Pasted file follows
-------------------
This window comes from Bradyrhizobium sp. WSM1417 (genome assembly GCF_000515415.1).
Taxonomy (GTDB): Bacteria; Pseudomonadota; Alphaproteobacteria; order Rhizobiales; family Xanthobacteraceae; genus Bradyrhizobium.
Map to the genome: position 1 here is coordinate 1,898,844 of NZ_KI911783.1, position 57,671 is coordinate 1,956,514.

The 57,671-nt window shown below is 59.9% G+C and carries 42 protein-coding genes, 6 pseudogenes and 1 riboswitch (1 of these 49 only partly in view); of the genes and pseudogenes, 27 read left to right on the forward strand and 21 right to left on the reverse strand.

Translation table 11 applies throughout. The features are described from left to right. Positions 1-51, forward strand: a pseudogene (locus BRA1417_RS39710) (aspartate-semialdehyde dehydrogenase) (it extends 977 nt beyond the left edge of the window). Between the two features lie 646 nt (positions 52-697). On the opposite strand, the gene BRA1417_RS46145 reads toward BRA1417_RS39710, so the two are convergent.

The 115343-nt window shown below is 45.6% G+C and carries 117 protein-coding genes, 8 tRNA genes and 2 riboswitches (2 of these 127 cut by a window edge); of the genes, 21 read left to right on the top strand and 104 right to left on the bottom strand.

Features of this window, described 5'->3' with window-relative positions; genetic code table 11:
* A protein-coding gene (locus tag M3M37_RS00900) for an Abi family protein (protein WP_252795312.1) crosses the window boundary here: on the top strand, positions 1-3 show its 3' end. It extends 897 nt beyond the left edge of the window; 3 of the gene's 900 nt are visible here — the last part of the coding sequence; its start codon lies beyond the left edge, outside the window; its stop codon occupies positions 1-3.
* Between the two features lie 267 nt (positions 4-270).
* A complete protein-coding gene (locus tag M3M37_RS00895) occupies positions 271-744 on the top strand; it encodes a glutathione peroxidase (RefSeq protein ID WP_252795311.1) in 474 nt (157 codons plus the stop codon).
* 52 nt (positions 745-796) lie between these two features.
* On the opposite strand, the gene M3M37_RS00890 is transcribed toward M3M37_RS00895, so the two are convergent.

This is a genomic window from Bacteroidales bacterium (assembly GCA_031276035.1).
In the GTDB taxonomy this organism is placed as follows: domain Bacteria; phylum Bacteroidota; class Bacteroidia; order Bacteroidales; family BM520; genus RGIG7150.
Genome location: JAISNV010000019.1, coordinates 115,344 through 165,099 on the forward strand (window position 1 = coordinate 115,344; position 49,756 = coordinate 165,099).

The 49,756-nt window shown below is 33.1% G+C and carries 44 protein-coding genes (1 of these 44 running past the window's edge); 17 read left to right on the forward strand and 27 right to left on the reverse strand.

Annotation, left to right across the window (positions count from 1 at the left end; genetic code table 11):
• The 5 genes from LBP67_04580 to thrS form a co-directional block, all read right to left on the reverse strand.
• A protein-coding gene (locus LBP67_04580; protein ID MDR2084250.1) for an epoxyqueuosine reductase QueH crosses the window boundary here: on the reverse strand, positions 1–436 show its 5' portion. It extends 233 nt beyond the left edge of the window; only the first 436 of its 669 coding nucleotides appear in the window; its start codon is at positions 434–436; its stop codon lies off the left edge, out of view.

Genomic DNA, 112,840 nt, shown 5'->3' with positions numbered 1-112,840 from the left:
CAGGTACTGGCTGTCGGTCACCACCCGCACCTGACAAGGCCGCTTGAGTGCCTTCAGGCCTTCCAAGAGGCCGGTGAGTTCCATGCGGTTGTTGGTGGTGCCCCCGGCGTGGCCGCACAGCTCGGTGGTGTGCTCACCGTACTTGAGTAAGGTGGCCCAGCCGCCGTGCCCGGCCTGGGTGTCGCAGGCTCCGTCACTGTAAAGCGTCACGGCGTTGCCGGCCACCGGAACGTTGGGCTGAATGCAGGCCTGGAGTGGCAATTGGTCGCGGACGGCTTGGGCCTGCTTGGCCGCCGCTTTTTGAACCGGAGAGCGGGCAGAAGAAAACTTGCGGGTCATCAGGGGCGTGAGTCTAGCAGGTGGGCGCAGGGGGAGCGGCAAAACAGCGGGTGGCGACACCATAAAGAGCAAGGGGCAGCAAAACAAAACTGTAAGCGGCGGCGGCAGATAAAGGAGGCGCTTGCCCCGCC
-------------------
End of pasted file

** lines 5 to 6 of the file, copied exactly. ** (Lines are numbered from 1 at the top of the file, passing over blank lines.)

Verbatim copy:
Translation table 11 applies throughout. The features are described from left to right. Positions 1-51, forward strand: a pseudogene (locus BRA1417_RS39710) (aspartate-semialdehyde dehydrogenase) (it extends 977 nt beyond the left edge of the window). Between the two features lie 646 nt (positions 52-697). On the opposite strand, the gene BRA1417_RS46145 reads toward BRA1417_RS39710, so the two are convergent.

The 115343-nt window shown below is 45.6% G+C and carries 117 protein-coding genes, 8 tRNA genes and 2 riboswitches (2 of these 127 cut by a window edge); of the genes, 21 read left to right on the top strand and 104 right to left on the bottom strand.